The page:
The show is centered around the concept of the “golden hour” that a trauma team has to save a patient. How does that concept impact the stories and your performance?
Parilla: There are sixty minutes after a major traumatic injury. We know that there’s a high chance that these victims will survive if provided with the highest level care in that hour, so we have to move very quickly. We’re exhausted by the end of the take because we’re pushing gurneys, grabbing this thing, grabbing that thing, scrubbing down, getting into the surgical room because that’s how it really is at the trauma center. As a surgeon you have to think very quickly, figure out what’s going on. It’s almost like you have to have x-ray eyes to look inside a body and make decisions. Everyone’s playing God. 90% of the time we save people’s lives and we never think that we can’t.
What sets ‘Miami Medical’ apart from other medical shows on television?
Lieber: My wife, before I met her, got sick. Her mother brought her to the ER. They said it was the flu, sent her home. Two hours later, her mother came down the stairs to find her in a coma on the couch. She put her in the car, raced her to the hospital. She was admitted to the trauma ward at Cedars. The decisions that were made by the doctors in the next hour were what saved her life. They figured out that she had this thing called endocarditis which is an illness of the heart. She had a prolapsed mitral valve that was pumping bad blood into her system. My wife told me this story once we met and it sort of lived with me. So when I pitched the show I said what’s really interesting to me is how do people who see dying patients every day of their lives, live? After seeing the fifteenth car crash, how do you get in your car and drive home? The idea took off from there. To me, the show is not really a medical show. It’s about people who are faced with life and death and have to go out and live their lives. It’s a character based show that happens to be in a hospital.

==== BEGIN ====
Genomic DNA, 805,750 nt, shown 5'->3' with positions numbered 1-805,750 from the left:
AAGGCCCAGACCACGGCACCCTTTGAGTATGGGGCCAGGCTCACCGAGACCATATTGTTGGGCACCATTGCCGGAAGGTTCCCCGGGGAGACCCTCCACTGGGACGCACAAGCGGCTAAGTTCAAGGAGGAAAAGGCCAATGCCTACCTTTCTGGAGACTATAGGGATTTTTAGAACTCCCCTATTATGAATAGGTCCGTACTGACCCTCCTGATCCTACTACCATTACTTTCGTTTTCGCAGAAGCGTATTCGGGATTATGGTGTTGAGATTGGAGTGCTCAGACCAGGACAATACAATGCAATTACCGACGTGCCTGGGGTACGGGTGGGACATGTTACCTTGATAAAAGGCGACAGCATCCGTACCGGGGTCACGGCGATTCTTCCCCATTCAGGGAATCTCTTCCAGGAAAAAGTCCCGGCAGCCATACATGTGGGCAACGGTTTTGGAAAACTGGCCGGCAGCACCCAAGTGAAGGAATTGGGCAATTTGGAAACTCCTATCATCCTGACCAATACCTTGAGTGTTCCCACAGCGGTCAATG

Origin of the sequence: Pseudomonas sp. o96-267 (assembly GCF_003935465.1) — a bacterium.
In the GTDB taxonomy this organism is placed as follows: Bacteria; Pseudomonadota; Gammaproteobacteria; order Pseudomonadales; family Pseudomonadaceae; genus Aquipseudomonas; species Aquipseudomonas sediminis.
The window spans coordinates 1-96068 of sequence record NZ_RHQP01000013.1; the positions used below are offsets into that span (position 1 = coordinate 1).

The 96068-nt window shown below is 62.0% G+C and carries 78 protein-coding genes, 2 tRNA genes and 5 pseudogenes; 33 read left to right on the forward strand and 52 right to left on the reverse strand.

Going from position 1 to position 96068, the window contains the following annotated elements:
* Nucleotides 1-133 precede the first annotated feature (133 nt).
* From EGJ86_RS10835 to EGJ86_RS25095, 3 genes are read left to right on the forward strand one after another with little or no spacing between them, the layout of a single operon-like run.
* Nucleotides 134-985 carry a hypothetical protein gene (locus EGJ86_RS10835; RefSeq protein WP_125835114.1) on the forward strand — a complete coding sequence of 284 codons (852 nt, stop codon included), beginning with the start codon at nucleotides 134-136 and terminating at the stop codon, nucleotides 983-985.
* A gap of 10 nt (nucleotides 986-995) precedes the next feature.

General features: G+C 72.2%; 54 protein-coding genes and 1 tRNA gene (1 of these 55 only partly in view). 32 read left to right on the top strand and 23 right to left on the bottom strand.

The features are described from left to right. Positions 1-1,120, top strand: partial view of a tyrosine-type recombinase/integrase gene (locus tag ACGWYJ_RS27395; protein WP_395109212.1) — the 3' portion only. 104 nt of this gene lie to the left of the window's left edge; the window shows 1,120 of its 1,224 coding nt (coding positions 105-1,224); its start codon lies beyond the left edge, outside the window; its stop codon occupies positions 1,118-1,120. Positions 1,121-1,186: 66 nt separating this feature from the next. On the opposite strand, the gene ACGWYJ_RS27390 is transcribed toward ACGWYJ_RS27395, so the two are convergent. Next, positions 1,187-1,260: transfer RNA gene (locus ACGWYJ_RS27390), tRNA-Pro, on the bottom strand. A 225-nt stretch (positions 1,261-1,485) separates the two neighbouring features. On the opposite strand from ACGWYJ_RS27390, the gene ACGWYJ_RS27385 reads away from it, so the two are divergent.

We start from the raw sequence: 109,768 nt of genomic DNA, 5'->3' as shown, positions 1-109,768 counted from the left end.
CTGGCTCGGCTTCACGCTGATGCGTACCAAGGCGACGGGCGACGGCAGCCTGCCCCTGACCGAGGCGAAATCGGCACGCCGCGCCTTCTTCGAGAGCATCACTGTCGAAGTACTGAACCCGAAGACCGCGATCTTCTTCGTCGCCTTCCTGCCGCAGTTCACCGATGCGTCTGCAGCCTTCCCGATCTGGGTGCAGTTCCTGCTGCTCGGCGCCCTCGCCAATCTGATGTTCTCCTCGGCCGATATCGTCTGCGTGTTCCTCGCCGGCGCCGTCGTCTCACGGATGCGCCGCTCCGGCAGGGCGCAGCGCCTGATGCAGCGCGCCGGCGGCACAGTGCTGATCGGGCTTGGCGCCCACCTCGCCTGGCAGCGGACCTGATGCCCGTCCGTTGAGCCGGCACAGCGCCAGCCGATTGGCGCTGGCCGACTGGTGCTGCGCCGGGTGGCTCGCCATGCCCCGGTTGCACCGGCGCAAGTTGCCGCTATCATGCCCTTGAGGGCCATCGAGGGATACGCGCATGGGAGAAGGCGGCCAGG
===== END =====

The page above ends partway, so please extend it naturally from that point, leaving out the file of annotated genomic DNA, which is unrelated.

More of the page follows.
How did the cast come together? You’ve got some big names, like Jeremy Northam.
Lieber: We just lucked out. It’s weird. That role was never written to be a Brit. We just sat down and [the network] said, “What about Jeremy?” And we said, “Good God. If we could get him, that would be fantastic.” The question was, do we turn him into an American? We all said, no,no, no. What’s most interesting about the character is that he’s a wild card anyway. So how fish out of water could we make the guy? This Brit in sunny, beautiful Miami who walks in the door with a Phish T-shirt and a pair of sunglasses sort of appealed to us. So we got him. Lana [Parilla] came in and read and knocked it out of the park. Between Mike [Vogel] and Omar [Gooding], and Liz [Harnois], it’s a stunningly good cast. We’re not a typical CBS procedural in any way. We don’t have a lead the way most shows do. For the first eight episodes, we’ve asked each of them to run an episode at times.